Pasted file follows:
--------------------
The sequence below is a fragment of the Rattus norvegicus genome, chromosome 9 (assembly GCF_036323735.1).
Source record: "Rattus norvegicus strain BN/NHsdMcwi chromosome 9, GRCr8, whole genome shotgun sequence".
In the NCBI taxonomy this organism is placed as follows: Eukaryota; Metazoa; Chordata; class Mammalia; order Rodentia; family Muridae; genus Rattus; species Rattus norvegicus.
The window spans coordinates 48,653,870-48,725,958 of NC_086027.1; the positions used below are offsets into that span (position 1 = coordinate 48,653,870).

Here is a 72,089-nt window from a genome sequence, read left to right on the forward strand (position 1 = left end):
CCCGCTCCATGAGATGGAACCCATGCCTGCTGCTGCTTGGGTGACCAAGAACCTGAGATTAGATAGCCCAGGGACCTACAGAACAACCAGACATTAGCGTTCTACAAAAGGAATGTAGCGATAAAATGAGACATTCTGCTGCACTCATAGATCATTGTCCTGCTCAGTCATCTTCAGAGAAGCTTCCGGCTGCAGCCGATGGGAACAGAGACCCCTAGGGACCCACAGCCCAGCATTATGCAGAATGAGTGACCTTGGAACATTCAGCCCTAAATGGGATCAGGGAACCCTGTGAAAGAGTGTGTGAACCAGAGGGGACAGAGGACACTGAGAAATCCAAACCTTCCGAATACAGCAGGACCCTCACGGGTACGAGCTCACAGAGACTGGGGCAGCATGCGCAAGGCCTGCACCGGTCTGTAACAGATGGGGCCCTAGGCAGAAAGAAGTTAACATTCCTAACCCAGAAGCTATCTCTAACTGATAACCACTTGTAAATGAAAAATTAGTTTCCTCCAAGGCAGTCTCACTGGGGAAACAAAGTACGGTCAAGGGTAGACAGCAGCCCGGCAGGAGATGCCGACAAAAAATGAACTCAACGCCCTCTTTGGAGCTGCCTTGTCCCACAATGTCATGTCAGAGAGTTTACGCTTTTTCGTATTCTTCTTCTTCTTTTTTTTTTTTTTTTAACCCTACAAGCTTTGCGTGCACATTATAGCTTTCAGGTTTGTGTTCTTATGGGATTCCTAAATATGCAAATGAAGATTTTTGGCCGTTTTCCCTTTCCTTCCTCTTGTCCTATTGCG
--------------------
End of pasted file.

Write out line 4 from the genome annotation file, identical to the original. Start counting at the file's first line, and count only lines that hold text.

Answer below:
The window spans coordinates 48,653,870-48,725,958 of NC_086027.1; the positions used below are offsets into that span (position 1 = coordinate 48,653,870).